Lagrange stability

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A property of a point $ x $( a trajectory $ f ^ { t } x $) of a dynamical system $ f ^ { t } $( or $ f ( t , \cdot ) $, cf. [2]) given on a metric space $ S $, requiring that the trajectory $ f ^ { t } x $ is contained in a pre-compact set (cf. Pre-compact space).

If $ S = \mathbf R ^ {n} $, then Lagrange stability is the same as boundedness of the trajectory. If for all $ t \in \mathbf R ^ {+} $( respectively, for all $ t \in \mathbf R ^ {-} $) the point $ f ^ { t } x $ is contained in a pre-compact set, then the trajectory $ f ^ { t } x $( the point $ x $) is called positively (respectively, negatively) Lagrange stable. The concept of Lagrange stability was introduced by H. Poincaré in connection with analyzing the results of J.L. Lagrange on the stability of planetary orbits.

Birkhoff's theorem: If $ S $ is complete, then the closure of a positively or negatively Lagrange-stable trajectory contains at least one compact minimal set. Every point of a compact minimal set is a recurrent point.


[1] H. Poincaré, "Les méthodes nouvelles de la mécanique céleste" , 3 , Blanchard, reprint (1987) pp. Chapt. 26
[2] V.V. Nemytskii, V.V. Stepanov, "Qualitative theory of differential equations" , Princeton Univ. Press (1960) (Translated from Russian)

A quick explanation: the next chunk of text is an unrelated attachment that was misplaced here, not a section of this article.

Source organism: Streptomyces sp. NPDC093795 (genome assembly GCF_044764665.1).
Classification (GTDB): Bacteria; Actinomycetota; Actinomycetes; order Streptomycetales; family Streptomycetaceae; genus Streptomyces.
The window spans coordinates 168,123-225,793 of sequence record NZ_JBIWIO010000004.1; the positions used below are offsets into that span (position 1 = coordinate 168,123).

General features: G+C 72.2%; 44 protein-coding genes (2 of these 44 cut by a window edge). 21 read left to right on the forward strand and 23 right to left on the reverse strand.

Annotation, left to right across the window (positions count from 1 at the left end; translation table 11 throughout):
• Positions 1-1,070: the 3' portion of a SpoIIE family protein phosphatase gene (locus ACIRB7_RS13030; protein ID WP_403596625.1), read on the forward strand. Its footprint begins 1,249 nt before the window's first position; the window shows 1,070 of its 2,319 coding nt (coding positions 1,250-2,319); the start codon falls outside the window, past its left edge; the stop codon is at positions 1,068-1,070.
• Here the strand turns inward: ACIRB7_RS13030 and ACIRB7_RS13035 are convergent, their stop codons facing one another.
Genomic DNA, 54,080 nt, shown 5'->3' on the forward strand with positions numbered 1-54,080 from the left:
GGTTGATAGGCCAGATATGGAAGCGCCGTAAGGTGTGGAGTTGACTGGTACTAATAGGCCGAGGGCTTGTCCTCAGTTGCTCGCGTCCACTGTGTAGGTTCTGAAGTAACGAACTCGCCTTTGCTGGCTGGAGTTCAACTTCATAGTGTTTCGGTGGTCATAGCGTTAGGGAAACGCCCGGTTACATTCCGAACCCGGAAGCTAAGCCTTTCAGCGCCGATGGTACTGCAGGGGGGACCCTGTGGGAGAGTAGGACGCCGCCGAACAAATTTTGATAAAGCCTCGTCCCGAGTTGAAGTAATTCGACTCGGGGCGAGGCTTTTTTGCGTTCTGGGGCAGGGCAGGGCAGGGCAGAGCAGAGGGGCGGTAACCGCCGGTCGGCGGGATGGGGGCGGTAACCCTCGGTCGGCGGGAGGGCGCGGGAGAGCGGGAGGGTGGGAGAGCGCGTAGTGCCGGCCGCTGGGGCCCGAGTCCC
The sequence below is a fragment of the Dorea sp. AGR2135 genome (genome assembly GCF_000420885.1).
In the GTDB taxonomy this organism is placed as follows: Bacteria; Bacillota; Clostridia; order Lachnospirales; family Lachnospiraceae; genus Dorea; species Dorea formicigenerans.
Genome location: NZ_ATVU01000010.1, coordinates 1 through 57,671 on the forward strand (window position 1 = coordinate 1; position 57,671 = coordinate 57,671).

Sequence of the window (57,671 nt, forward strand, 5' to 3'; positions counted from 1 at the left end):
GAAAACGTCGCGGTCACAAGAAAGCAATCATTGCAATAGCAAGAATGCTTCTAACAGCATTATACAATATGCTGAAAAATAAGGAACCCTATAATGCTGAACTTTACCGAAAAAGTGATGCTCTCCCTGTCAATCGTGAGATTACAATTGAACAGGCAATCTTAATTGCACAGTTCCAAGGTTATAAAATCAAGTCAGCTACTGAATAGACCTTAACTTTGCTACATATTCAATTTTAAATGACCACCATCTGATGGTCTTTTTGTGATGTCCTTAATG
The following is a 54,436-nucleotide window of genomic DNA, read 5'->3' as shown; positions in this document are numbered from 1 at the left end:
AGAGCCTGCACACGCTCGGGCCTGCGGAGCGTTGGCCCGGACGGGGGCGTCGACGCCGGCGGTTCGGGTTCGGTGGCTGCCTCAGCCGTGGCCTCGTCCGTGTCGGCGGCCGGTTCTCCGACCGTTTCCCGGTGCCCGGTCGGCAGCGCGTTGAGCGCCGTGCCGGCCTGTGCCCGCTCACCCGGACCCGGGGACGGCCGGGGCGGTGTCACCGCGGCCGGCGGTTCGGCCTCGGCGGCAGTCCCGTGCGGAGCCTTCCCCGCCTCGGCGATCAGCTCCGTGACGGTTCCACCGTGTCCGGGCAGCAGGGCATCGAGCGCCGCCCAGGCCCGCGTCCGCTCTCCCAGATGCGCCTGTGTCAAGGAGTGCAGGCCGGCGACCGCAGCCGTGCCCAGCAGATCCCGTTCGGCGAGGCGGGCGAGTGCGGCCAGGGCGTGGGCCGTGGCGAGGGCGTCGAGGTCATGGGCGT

In [1], Poincaré explicitly introduces the term "stabilité à la Poisson" , but merely implicitly suggests the notion "stabilité à la Lagrange" by mentioning that boundedness of the planetary orbits was proved by Lagrange.

The above definitions can be given for any dynamical system, not necessarily defined on a metric space. In particular, for the first part of Birkhoff's theorem as formulated above, it is not necessary to require that $ S $ is metrizable, let alone complete. Metrizability and completeness are needed to prove that every point of a minimal set is a recurrent point. In the general case, every point of a compact minimal set is an almost-periodic point.

How to Cite This Entry:
Lagrange stability. Encyclopedia of Mathematics. URL:
This article was adapted from an original article by V.M. Millionshchikov (originator), which appeared in Encyclopedia of Mathematics - ISBN 1402006098. See original article